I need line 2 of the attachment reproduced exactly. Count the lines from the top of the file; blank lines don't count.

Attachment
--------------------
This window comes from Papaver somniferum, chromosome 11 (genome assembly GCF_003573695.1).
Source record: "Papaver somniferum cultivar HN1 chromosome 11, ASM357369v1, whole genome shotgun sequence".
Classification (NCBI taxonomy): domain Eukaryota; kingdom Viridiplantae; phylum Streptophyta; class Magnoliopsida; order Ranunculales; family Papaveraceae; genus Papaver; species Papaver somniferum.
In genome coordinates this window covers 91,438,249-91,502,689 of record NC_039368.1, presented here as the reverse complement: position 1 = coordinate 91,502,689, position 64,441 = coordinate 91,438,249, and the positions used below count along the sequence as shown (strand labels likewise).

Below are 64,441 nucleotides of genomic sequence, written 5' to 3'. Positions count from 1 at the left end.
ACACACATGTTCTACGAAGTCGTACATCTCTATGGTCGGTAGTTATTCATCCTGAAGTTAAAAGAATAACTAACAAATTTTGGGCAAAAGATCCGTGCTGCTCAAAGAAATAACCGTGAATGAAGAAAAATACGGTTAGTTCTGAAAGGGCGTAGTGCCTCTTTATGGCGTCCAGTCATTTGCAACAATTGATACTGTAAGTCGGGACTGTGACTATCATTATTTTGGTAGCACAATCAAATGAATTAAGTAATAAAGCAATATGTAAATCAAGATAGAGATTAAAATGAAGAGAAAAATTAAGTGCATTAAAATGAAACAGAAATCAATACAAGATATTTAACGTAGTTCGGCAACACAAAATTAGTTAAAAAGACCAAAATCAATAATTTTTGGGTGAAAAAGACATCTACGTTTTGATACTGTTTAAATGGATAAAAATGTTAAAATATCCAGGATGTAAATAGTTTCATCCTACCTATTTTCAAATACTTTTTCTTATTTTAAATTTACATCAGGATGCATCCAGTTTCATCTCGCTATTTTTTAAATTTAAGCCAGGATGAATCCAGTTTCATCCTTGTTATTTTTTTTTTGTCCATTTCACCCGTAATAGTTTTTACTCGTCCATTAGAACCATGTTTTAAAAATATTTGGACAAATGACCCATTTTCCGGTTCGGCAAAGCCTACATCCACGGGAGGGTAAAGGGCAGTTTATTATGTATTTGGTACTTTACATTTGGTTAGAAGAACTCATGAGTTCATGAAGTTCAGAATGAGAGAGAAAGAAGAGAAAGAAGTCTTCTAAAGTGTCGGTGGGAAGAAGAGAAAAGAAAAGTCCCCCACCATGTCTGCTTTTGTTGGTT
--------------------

Source record: "Papaver somniferum cultivar HN1 chromosome 11, ASM357369v1, whole genome shotgun sequence".